Two years ago, I embraced a period of jobless, empty time and started to write. I took my share of creative writing courses, spent hours staring at the blank screen, kept note books by my bed for capturing dreams and fragments as they floated above me at night. And I joined eight other women writers/teachers who were writing creatively together and reading their stories aloud. Friday nights came, and at times when I was not writing a lot, when I felt unmotivated or frustrated, sitting among my peers was like staring at that gun before me. And I wrote. Often the group got the best out of me. Over time, I learned to decide to overcome my writing obstacles, and the gun's power turned on itself. What I was learning through the act of writing in this group opened doors to my creative process and showed me how to become a writer. The process affected, and continues to impact, all of the creative areas in my life, including my teaching.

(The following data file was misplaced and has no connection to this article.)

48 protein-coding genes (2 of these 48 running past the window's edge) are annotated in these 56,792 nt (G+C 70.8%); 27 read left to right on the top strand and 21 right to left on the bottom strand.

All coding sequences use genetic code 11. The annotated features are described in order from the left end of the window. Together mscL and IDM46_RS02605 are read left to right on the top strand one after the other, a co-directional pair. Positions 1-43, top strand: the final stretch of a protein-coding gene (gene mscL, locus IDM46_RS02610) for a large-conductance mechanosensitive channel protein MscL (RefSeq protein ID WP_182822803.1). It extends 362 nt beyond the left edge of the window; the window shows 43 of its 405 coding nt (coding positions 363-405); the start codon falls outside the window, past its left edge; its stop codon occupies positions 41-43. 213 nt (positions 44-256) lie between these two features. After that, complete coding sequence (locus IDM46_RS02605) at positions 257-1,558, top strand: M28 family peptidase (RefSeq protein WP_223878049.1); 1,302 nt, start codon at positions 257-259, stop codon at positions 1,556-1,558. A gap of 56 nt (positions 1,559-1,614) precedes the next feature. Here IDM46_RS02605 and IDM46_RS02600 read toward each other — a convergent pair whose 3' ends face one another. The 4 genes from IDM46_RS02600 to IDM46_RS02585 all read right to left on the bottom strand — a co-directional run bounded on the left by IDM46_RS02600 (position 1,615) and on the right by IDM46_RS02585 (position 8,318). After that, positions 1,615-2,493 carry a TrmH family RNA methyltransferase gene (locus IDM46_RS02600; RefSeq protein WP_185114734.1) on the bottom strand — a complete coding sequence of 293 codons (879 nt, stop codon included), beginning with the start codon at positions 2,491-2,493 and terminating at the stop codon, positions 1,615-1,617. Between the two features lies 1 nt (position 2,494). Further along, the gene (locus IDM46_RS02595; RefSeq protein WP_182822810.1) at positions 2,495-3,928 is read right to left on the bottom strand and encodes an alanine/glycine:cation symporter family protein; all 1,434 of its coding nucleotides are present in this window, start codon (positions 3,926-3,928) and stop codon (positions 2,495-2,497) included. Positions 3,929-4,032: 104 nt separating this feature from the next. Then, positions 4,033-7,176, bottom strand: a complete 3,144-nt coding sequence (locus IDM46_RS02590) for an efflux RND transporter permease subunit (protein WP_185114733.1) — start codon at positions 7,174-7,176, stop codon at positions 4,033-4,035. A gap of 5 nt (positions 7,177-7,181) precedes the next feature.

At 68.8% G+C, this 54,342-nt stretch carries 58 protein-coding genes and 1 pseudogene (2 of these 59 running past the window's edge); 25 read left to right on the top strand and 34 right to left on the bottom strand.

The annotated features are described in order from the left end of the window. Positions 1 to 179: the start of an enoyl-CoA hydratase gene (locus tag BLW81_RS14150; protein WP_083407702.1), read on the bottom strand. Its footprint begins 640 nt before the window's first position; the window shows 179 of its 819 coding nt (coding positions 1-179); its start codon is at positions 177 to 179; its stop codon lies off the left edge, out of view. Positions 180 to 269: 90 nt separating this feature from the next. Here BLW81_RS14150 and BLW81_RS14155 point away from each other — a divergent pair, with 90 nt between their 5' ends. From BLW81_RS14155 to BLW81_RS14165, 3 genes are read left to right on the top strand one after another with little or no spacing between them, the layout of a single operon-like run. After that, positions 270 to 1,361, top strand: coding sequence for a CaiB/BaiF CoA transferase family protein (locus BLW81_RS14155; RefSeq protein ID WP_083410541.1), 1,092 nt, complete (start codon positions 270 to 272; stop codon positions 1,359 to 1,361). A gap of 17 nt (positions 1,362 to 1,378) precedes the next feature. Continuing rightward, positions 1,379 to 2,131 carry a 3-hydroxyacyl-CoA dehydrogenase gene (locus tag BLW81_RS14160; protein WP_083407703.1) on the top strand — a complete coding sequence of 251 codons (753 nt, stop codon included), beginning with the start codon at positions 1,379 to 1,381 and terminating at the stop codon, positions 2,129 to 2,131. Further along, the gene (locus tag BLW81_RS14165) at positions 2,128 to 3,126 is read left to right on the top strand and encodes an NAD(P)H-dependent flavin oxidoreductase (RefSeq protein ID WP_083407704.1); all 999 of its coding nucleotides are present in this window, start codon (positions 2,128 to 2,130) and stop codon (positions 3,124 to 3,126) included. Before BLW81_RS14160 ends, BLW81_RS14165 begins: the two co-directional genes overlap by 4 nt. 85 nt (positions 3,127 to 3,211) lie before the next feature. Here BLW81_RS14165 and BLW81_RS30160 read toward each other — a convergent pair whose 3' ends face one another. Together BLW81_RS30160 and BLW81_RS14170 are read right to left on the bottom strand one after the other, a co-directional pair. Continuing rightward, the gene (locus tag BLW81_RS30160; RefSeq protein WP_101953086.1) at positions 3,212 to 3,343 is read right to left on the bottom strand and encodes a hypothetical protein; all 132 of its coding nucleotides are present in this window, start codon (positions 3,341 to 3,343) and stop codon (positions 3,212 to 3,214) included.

Writing is a solitary act, and often a difficult one, and for all of us, I suspect, putting the pen down, turning away from the computer stops the pain only temporarily. But in a group of writers all writing together, it becomes a supported and collective act. For decades, we teachers have been encouraging writing circles in our classrooms where students experience the challenges, frustrations and joys of writing in a group, collectively, with support and good attention. Yet, when we write our own poetry, novels, and stories, we take to a private room and face the demons and white spaces alone. A part of writing is the process of starting. To simply get at the work and then to stick to it. Teaching writing as a shared experience is one way to invite writing process to happen. It is a way to start.